4. Keep studying and learning about this stuff. Learning how to create intervention strategies in and away from the gym will help you get better results…GUARANTEED!

Cheryl Pattyn
Cheryl Pattyn

Are you an overstressed emotional eater???

Are you an overstressed emotional eater???
Putting the needs of others before your own can sometimes feel like it’s just part of the job of being a mother, wife, friend, and family breadwinner.
And slowly, after months or years of neglecting yourself:

  • The jeans that used to fit… feel a little tighter.
  • The sugar and junk food cravings seem much stronger.
  • The exercise classes and gym appointments are postponed, then cancelled.
  • The bathroom mirror and scale are avoided.
  • The stress of yo-yo dieting starts up again.

Some women compared it to a juggling act: every day they struggle to keep all their balls (commitments) in the air. In the process of putting so much time into caring for others, they end up neglecting themselves.

But it doesn’t have to be this way.

You can regain control of your body. You can overcome emotional eating issues. You can show love and appreciation to others while still taking care of yourself.

As the airplane safety video says, you must “put your own oxygen mask on first.”  You can’t take care of others if you’re running out of air yourself.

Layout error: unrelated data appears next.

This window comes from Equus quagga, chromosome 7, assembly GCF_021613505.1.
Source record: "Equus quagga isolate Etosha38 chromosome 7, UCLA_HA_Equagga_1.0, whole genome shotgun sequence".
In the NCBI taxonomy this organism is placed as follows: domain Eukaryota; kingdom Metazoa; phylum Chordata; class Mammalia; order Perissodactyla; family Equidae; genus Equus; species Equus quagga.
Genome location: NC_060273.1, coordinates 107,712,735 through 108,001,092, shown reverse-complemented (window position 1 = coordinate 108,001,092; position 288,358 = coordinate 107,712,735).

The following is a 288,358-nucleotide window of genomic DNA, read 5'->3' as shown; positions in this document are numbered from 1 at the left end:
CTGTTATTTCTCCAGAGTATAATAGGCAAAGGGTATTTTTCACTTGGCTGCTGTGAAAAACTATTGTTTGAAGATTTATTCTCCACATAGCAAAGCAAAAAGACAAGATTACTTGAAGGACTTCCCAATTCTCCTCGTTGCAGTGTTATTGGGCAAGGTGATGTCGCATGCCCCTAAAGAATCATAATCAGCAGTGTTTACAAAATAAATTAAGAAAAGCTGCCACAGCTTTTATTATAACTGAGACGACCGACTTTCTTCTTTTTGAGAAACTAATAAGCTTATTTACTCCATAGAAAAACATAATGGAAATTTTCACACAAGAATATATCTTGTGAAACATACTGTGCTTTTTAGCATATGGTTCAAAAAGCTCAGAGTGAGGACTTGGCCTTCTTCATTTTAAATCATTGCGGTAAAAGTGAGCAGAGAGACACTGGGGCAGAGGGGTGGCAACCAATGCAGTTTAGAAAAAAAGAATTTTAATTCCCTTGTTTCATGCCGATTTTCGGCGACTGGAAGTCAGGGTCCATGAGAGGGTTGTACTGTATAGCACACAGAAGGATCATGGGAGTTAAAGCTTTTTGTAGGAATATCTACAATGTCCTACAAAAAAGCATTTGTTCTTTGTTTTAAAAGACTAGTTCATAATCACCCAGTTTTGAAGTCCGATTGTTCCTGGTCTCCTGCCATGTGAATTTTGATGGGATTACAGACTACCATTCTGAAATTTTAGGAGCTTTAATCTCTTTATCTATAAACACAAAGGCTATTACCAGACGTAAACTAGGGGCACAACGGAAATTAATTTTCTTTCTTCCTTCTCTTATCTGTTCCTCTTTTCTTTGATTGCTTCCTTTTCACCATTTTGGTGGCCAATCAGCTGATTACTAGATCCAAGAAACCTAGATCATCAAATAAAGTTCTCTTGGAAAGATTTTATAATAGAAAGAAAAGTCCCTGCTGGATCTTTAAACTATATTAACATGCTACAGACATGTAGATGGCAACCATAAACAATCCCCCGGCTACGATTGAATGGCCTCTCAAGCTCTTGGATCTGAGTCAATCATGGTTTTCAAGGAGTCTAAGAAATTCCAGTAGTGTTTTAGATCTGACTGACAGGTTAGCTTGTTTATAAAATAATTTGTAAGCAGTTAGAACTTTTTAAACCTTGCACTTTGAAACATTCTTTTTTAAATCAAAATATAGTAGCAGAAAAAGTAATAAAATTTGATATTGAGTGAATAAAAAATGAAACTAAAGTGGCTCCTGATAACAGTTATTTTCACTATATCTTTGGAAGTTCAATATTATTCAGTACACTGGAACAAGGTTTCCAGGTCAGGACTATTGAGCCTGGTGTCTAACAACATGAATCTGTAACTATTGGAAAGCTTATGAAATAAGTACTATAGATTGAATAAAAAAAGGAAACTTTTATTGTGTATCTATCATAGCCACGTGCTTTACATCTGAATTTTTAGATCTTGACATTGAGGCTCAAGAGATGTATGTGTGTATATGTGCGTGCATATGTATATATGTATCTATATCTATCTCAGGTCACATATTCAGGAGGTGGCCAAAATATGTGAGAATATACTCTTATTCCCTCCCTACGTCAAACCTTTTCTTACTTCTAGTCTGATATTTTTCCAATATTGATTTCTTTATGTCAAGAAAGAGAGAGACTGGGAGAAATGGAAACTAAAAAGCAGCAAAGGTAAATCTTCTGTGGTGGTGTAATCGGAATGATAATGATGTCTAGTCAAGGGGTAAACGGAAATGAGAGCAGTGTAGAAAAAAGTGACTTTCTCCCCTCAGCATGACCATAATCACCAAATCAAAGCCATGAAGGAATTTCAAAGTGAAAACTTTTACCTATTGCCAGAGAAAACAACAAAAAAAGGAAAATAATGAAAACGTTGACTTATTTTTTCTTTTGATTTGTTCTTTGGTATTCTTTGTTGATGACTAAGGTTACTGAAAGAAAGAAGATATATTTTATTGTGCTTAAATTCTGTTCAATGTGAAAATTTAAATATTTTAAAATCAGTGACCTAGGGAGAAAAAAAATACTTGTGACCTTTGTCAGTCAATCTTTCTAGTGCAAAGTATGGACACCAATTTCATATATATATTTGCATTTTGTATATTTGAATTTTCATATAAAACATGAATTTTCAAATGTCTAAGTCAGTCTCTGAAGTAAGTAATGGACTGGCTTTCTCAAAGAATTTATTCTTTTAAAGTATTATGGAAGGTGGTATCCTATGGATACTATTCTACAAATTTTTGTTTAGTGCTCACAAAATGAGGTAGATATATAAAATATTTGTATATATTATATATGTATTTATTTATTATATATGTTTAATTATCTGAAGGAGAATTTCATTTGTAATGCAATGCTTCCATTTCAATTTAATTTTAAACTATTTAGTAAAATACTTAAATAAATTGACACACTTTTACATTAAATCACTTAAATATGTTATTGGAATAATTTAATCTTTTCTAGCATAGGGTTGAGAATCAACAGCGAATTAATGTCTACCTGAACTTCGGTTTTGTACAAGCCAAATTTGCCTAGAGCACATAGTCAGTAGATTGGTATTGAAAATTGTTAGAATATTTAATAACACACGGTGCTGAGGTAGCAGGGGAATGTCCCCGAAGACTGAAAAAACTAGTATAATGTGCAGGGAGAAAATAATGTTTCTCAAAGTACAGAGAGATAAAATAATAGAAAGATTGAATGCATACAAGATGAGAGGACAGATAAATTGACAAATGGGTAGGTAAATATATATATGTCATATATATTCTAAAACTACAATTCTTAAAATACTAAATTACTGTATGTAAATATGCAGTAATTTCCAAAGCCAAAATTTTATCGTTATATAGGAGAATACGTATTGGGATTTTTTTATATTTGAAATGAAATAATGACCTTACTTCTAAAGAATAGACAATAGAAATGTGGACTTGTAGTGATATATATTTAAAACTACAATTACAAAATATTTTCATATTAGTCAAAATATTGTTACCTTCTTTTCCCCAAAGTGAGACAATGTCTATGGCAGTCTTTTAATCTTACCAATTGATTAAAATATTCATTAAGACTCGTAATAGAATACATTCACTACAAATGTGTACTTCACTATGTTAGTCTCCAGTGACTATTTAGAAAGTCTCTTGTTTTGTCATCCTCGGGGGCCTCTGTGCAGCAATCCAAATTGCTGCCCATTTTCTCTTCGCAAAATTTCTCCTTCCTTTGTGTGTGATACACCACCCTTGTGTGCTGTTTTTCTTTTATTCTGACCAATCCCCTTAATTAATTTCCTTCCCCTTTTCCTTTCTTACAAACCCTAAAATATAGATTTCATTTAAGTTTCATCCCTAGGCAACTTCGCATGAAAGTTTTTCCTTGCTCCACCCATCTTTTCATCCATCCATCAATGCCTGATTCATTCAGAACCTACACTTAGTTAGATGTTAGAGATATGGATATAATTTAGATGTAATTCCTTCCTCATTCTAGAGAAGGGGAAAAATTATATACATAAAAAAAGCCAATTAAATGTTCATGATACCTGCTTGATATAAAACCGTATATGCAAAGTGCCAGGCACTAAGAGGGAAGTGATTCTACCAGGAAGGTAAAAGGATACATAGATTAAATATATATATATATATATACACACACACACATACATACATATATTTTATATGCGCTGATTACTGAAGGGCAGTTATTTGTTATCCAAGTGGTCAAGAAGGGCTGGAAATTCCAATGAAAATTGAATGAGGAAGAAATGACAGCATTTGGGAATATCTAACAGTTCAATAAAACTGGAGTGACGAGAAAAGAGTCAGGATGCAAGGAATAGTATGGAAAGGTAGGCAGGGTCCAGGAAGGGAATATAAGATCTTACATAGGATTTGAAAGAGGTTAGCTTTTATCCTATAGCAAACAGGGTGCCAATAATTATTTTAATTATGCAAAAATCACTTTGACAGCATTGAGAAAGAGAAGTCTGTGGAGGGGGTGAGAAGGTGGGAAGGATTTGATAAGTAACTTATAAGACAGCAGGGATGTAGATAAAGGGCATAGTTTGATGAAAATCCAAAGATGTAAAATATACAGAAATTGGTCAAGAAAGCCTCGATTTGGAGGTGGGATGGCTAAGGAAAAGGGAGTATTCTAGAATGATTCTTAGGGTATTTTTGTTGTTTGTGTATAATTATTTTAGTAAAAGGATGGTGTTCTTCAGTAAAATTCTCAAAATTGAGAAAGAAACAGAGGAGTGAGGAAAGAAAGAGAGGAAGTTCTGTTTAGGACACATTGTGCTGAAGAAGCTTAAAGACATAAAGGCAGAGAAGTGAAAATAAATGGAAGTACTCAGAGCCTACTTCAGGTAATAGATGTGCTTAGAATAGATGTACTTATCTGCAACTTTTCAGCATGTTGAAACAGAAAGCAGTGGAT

In this article, we identified the two biggest health-related problems that hold women (and men) back from having the body they want. And then we show you how to overcome them.

Problem #1: You have a complicated relationship with food.

At some point in their lives, many women struggle with overeating and use food to help curb negative emotions. Wine, chocolate, sugar, and other sweet treats beckon and promise a momentary relief.

But once the “food rush” wears off, they’re left with the very same emotional problems—plus a self-defeating sense of guilt.

Of course, many women understand that food doesn’t help resolve “negative” emotions like fear, resentment, anger, or stress—but they still find themselves helpless, using sugar or alcohol as a coping mechanism for emotions that feel intolerable.

Without help, some women even develop a food addiction.

But what if you could step off this merry-go-round of binging and purging?

What most women do when they feel strong negative emotions:

  • Overeat.
  • Feel guilty about overeating.
  • Gain weight.
  • Repeat the cycle.

What you can do to be successful:

  • Break the chain.

Break the chain.

Overeating and food addiction often stem from uncontrolled stress combined with food restriction. If these two factors can be controlled, food addiction might also be controlled.

Dr. Krista Scott-Dixon, curriculum designer and head women’s coach for Precision Nutrition Coaching, has an exercise called “breaking the chain” that she used personally to overcome emotional overeating.